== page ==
It turned out that the old man had nursed this dog on his kitchen table for weeks and weeks after it had broken both its legs and had a hip replacement. So you can see how winning the British championship in sheepdog trialing was quite a monumental effort. But the interviewer pressed him further. What had happened to the dog?

And so the dog's owner repeated the story of how he had ordered his dog to sit by the shed until he returned from mending a fence on top of a nearby hill. His dog was so obedient that, once told to stay, he would never budge from that spot. As the shepherd worked on the fence, he heard the dog down by the shed begin to whine and squeal. He wondered what the problem was but went on with his work. Soon, he noticed the dog glancing anxiously behind the shed at something out of the shepherd's sight. The dog was looking longingly at his master, so the old man decided to wander down and see what was happening behind the shed. On his way down, he realized too late that one of his farm hands was driving a tractor out from behind the shed and heading slowly for the dog. Unable to see the animal and unable to hear the shepherd's screams, the farm worker drove right over the dog, crushing his hind legs and hips.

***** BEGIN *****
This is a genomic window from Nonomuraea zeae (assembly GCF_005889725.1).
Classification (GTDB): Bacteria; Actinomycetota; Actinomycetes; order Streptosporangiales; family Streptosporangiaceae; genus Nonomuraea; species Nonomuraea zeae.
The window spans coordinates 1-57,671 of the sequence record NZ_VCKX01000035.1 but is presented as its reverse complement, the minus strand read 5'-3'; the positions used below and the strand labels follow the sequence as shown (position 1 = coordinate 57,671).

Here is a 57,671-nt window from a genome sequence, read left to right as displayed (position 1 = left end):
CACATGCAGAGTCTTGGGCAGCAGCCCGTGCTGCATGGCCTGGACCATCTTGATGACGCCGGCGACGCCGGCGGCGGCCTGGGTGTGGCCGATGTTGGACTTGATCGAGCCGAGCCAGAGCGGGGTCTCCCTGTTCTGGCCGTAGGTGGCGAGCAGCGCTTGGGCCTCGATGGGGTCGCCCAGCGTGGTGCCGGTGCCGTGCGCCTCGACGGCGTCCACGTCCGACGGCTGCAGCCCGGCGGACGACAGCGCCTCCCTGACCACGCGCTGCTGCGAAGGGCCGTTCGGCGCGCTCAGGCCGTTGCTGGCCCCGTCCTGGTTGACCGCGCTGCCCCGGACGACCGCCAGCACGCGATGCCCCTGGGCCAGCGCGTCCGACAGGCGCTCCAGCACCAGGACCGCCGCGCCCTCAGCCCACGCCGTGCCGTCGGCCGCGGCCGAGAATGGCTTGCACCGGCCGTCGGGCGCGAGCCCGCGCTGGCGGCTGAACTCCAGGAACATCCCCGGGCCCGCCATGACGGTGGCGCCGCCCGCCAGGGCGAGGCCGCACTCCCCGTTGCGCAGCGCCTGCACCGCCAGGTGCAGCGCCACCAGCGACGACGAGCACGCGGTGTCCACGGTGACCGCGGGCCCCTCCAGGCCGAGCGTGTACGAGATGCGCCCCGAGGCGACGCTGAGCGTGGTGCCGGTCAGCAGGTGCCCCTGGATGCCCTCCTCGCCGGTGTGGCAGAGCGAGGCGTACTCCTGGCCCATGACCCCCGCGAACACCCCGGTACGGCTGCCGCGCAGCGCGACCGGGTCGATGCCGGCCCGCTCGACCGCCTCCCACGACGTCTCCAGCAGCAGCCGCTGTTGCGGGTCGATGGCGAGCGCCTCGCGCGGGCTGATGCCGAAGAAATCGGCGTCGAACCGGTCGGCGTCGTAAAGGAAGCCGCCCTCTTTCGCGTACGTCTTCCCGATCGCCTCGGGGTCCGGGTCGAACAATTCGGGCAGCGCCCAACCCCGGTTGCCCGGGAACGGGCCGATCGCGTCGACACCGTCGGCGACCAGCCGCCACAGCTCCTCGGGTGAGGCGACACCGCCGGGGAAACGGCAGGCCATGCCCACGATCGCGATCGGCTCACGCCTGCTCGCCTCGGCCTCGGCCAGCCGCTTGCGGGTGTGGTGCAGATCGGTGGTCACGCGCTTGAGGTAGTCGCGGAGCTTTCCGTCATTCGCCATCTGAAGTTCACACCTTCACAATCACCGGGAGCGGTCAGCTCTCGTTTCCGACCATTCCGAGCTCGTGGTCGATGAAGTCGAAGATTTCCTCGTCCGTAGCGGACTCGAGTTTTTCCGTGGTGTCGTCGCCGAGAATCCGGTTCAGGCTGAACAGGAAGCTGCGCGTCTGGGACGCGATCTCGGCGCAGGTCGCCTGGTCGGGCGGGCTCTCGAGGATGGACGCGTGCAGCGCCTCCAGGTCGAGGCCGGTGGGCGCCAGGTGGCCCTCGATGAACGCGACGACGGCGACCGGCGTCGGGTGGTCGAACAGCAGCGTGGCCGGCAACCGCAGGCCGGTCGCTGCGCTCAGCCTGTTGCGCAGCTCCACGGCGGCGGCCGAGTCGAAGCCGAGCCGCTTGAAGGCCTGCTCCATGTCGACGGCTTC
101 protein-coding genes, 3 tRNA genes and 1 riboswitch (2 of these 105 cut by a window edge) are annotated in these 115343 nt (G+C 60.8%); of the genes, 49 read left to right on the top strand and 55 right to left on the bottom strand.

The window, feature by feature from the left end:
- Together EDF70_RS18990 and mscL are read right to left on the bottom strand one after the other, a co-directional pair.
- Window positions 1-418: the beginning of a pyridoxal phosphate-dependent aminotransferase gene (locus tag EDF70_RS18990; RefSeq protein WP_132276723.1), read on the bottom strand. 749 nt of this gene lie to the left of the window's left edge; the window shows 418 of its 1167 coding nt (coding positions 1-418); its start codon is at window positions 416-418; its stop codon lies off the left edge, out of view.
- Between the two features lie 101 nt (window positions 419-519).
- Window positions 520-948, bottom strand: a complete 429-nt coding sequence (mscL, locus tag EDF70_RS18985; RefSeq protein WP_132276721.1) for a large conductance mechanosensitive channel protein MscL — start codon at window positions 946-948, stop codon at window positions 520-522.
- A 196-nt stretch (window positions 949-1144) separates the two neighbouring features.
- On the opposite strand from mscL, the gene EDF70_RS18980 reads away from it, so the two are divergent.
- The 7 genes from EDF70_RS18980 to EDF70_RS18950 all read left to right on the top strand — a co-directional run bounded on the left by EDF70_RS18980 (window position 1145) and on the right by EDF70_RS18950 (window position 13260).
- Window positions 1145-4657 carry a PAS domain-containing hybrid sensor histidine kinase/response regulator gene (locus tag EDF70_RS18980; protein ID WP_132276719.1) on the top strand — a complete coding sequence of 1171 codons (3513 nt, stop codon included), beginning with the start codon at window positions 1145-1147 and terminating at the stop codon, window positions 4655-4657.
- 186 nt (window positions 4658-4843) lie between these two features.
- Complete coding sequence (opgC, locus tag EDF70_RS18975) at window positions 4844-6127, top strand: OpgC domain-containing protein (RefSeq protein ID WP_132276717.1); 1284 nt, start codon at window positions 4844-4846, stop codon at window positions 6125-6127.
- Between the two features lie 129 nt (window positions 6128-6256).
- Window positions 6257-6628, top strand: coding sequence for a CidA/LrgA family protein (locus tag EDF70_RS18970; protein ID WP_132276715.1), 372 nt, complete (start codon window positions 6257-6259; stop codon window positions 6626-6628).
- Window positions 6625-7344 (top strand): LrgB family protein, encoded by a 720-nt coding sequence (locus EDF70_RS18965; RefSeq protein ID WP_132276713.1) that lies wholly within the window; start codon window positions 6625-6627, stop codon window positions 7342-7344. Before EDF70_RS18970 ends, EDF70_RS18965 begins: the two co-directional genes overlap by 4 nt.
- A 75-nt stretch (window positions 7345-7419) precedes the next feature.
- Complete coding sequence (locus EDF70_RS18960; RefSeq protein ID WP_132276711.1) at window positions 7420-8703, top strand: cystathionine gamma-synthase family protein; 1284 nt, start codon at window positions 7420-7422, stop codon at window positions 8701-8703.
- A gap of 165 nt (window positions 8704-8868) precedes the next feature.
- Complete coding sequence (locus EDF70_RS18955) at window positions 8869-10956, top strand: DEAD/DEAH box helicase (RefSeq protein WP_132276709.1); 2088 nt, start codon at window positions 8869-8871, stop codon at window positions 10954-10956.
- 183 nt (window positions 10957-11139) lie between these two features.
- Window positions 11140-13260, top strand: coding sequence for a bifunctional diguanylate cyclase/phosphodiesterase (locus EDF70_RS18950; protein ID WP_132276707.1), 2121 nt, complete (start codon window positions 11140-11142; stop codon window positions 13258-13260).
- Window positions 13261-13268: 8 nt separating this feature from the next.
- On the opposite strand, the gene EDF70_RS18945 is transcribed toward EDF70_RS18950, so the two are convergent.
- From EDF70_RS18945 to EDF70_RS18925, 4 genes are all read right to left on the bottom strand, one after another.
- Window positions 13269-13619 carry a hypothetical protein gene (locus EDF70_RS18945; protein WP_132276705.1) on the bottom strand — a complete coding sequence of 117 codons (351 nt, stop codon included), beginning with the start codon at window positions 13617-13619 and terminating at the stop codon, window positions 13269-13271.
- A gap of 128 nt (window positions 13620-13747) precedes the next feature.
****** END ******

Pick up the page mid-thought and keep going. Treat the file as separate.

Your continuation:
Tears were streaming down his lined face as the Yorkshireman retold his sad story. Because the dog had been ordered to stay, he remained in place even if that meant allowing a tractor to crush him to death. In return for the dog's remarkable loyalty, the owner could not bear to have him put down. And so he nursed him on his own kitchen table.

"Jesus allowed this world to crush him to death out of loyalty to God and to his people. Here is the Fool at his most powerful."


"If any want to become my followers, let them deny themselves and take up their cross and follow me. For those who want to save their life will lose it, and those who lose their life for my sake, and for the sake of the gospel, will save it." (Mark 8:34-35)


Well, this was a very good read. Not good like I usually like my books - short chapters and with pages I can turn (as opposed to ebook) - but it was good in that it was simply about Jesus. There were no "church" ideas, or discipleship processes, it was Jesus. Just Jesus. Very refreshing. I'm glad I downloaded it.